absorption of tribal groups into Hinduism, the growth of new professional
groups, and also the local and regional feelings. At the same time, the varna
status of castes rose or fell, according to the economic and political power of
the groups concerned. Rajputs, Marathas and Khatris may be mentioned in
this context.
The Bhakti and Sufi saints gradually brought about a better understanding
of the fundamental tenets of Hinduism and Islam, underlining the fact that
they had a great deal of similarity. This resulted in a greater spirit of mutual
harmony and toleration, although forces advocating a narrow, intolerant
approach continued to be strongly entrenched and sometimes influenced
state policies. But such occasions were, on the whole, limited.
The Bhakti and Sufi saints also brought about important changes in the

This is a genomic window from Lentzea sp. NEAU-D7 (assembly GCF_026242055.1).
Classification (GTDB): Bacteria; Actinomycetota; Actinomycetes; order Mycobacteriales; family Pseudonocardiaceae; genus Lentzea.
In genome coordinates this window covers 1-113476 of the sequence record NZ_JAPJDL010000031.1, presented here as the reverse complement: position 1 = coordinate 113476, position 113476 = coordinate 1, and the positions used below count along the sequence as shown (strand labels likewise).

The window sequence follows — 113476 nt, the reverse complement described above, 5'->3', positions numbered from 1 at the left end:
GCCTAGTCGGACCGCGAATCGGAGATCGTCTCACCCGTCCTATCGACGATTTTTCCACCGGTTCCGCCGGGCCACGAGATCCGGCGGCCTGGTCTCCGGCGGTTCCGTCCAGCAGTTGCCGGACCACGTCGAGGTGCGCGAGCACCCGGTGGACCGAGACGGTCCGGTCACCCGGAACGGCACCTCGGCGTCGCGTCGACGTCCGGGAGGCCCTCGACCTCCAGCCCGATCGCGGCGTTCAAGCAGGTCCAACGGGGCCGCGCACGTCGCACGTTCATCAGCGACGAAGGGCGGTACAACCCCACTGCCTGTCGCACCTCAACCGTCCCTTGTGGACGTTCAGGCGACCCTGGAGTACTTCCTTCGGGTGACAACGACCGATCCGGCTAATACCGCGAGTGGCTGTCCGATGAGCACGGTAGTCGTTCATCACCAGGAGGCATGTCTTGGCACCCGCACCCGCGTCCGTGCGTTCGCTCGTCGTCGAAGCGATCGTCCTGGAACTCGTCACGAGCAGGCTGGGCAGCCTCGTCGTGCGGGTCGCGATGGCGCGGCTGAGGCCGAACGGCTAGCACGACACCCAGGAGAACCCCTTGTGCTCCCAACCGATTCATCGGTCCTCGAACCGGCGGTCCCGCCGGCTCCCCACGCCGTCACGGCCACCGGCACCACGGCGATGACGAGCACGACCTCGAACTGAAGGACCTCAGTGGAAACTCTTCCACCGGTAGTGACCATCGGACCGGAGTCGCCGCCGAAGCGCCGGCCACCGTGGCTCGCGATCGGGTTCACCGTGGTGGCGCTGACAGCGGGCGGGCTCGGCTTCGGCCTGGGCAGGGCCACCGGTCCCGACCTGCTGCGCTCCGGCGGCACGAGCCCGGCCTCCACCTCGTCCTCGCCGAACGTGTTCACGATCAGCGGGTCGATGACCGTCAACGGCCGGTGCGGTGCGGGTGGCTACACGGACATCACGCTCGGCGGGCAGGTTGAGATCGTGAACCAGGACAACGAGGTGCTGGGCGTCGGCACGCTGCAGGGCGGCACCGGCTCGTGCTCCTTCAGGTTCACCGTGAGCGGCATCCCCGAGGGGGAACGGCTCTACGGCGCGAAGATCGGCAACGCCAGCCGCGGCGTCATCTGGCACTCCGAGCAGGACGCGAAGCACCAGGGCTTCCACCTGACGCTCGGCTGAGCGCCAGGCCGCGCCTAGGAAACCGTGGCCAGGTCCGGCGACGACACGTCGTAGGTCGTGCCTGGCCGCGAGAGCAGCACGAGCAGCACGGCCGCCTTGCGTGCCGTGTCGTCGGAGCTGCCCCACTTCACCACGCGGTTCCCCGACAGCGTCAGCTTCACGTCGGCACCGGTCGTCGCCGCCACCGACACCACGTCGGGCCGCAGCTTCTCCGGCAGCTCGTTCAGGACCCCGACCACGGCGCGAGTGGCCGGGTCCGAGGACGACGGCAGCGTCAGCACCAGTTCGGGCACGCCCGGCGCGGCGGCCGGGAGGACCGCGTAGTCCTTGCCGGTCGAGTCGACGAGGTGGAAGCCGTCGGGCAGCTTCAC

approach to religion, laying greater emphasis on true faith than to the formal
observances. They also contributed to the growth of regional languages and
literature. But the excessive concern with religious and spiritual affairs
resulted in a setback to the growth of rational sciences, especially to the
cultivation of science and technology.
On balance, the position of women worsened. Seclusion of women or
purdah became more widespread, while Hindu women were not able to claim
the right of remarriage or a share in their father’s property which Muslim
women had. In fact, these rights tended to be denied more and more even to
Muslim women.
In the political and economic fields, the most important development was
the political and administrative integration of the country brought about by
the Turks and later consolidated by the Mughals. Although the Turkish and
Mughal system of administration remained largely confined to northern
India, indirectly it affected other parts of India also. The institution of a well-